Someone attempts to kidnap Fanny, so instead of holing up somewhere safe (like, say, her house) Rafe decides they need to flee to London. Where they *keep* running into bad guys, whether they are on the train, on horse, or on foot.

Rafe is repeatedly beaten up, stabbed in the side, and knocked unconscious, yet he seems to seems to suffer no ill-effects.

“All right, Fan. If it will do you good, have at me.”

She punched him in the jaw and his head snapped back.

He rubbed his cheek. “A lefty. I’d quite forgotten what a wallop you pack in that dainty little—” Fists flying, she let loose a flurry of punishment, which he tolerated until a jab to his nose drew blood. “You little devil.” He picked her up and tossed her over his shoulder. She continued her drubbing, with blows to his back and kicks to his shin.

So here we have a woman whose father has been brutally murdered, and she’s forced to flee with a man who humiliated her by breaking off their engagement at the betrothal ball. So what does Rafe do?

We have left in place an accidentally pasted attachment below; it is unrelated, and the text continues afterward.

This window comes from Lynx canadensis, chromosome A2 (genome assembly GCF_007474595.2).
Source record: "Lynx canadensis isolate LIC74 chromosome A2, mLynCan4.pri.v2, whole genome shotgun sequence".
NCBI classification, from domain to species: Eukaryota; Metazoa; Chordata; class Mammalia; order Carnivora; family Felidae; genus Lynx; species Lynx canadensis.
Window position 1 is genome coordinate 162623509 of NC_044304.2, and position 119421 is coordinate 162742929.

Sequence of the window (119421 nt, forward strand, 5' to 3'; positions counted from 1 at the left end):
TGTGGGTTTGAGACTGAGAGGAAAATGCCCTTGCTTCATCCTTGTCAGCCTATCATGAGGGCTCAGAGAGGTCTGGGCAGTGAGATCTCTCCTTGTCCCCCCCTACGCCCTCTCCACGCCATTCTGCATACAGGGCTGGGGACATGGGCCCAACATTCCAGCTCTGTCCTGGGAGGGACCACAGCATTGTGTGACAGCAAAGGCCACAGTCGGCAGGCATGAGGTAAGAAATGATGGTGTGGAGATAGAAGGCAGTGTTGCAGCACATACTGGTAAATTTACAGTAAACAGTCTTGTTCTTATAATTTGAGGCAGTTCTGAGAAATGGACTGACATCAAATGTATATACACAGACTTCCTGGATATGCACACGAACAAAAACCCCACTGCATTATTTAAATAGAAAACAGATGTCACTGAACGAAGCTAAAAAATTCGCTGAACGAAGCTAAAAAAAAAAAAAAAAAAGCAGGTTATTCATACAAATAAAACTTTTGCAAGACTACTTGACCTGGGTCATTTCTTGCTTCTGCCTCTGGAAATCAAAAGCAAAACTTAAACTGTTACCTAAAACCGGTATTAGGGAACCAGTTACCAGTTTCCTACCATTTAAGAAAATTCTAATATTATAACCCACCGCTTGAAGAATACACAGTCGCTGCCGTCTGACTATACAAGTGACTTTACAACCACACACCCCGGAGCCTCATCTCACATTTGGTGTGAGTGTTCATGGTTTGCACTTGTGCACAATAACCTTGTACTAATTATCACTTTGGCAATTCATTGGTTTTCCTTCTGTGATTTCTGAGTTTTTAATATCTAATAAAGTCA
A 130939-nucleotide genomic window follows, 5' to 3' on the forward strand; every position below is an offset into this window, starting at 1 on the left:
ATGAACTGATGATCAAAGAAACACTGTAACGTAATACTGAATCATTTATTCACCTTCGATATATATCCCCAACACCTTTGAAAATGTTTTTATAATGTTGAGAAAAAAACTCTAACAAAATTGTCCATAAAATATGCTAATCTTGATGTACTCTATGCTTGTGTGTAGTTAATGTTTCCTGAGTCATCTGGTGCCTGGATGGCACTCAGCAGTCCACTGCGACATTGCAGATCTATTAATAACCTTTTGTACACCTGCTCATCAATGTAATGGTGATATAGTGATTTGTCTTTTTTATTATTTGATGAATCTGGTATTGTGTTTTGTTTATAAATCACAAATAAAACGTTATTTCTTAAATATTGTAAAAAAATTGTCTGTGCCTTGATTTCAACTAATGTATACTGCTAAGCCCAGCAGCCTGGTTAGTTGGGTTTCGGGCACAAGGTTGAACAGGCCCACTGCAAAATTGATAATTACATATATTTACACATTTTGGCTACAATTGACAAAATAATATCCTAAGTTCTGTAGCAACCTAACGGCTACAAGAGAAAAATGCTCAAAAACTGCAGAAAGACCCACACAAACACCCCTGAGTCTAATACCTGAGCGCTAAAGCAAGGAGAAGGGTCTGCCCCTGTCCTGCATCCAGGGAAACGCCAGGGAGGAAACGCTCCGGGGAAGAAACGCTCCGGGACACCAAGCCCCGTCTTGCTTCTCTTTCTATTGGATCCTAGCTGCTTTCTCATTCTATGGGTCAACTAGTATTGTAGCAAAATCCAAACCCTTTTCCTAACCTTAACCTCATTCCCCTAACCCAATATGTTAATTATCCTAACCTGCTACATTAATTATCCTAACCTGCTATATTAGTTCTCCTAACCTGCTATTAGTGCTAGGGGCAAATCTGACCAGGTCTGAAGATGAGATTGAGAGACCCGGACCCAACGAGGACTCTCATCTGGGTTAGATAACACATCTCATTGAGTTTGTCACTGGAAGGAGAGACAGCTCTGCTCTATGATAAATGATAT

Seduce her, of course! Because long term commitments should be made in the throes of grief!

Also! We discover that he almost seduced her the night of their betrothal ball–when he already knew he had to cry off their engagement.

And then there are the derring do. With 1880s revolvers, Rafe manages to take down many bad guys.

From a distance.

And no one ever bothers to count bullets, and they only run out of bullets at dramatic moments.